Going Remote: 2021 Emerging Trends for Medical Malpractice Litigation

Winter 2021

Justice Report

With the COVID-19 crisis driving everything online, medicine has been no exception. Telemedicine appointments are becoming more and more of our everyday life and changing the way healthcare operates. While telemedicine brings advantages, such as accessibility and efficiency, it also brings many dangers. Beyond the foremost danger of virtual care not reaching the accepted standards of medical care, it is likely to present legal pitfalls for personal injury attorneys practicing in the medical malpractice space. For example, ignorance of your case’s telemedicine aspects can present thorny jurisdictional problems.

Robins Kaplan has noticed this increasing trend and has identified important practice thoughts to help you avoid potential pitfalls from this trend. Key among them: When reading the medical record, don’t presume that the patient-client’s physical treatment location is the appropriate jurisdiction. Consider and analyze what aspects of the negligent care may have occurred in another county or even outside the state. For example, was a blood culture negligently analyzed at an outside facility across county or state lines? Or was your client’s breast cancer missed by a radiologist working remotely (a growing norm) in another state? Perhaps a critical neurophysiological monitor reading during a surgery was missed, but the negligence was from a neurologist performing live remote review many time zones away.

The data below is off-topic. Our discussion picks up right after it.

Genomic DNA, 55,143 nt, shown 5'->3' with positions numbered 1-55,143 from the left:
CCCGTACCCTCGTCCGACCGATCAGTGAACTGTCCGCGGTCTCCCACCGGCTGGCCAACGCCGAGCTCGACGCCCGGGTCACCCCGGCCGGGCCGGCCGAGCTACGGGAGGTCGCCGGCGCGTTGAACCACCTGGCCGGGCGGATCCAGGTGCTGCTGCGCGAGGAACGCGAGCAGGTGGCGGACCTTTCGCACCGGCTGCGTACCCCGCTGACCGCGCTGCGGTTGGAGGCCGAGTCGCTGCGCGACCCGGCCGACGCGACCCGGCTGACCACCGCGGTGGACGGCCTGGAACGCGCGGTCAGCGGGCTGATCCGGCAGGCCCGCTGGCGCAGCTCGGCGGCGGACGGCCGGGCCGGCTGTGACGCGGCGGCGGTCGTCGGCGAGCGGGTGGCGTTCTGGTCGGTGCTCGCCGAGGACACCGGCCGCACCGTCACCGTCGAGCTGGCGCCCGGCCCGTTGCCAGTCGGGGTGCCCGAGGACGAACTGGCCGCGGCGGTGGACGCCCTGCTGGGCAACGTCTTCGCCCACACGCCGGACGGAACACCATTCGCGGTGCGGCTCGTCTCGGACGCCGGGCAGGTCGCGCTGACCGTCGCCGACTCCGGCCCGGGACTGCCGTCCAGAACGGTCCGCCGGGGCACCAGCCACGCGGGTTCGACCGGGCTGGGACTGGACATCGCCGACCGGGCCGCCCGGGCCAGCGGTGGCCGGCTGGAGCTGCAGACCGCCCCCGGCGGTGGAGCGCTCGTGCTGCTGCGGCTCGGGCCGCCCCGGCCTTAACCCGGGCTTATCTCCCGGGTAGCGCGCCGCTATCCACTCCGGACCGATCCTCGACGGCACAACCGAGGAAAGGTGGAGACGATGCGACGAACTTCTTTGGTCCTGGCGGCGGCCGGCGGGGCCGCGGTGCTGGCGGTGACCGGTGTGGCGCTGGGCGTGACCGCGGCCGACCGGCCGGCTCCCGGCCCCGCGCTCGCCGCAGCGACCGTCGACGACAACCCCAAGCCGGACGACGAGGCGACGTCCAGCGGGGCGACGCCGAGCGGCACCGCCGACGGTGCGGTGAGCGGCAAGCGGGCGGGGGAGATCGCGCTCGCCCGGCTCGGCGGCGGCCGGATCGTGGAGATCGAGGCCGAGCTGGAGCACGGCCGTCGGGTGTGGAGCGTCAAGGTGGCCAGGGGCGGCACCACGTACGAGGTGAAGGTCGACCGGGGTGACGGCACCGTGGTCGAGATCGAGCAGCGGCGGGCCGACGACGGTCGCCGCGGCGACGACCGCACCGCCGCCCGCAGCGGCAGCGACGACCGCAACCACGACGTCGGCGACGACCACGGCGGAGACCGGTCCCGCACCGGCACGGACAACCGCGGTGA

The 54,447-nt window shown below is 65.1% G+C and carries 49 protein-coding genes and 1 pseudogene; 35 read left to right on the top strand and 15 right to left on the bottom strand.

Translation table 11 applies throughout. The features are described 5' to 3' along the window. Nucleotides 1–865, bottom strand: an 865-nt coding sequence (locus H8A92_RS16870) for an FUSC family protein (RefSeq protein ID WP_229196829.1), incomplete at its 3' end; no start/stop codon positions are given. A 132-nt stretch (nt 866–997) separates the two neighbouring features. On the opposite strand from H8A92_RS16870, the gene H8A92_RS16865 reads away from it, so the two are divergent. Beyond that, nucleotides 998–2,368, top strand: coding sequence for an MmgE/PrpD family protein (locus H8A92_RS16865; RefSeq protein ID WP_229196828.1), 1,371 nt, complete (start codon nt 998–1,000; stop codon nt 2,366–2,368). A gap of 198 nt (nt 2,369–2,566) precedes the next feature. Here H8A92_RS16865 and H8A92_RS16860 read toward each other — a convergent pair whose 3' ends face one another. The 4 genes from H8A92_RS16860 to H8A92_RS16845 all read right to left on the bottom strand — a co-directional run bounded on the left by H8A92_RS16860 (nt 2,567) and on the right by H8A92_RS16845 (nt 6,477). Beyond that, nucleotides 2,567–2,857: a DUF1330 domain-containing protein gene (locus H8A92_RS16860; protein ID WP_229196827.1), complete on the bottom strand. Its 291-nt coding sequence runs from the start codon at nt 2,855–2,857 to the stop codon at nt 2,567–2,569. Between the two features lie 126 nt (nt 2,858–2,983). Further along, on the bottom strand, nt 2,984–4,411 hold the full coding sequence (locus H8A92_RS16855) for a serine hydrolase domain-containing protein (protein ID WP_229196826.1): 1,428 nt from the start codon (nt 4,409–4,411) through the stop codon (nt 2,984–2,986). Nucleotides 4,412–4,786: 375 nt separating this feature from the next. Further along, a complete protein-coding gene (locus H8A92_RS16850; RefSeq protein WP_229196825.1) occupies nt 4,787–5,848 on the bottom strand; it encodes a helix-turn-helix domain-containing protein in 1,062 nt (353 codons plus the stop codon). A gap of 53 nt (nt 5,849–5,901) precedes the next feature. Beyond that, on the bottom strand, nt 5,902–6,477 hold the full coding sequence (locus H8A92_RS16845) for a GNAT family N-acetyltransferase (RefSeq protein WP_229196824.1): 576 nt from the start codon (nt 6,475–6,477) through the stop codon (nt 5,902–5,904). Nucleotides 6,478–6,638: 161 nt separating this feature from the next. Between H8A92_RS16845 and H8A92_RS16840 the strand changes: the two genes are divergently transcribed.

The point is this: Telemedicine is rapidly changing the time, place, and scope of medical care. Don’t just assume that the care occurred in the location your client recalls or at the first location listed on the medical records. If our experience has shown anything, it is this: The devil is in the details and will come out from a close reading of the record. This diligence will both help you from falling into an unexpected jurisdictional pitfall and allow you to consider potentially more favorable venues if any arguable portion of the care occurred in a less favorable one.

Seth Zawila

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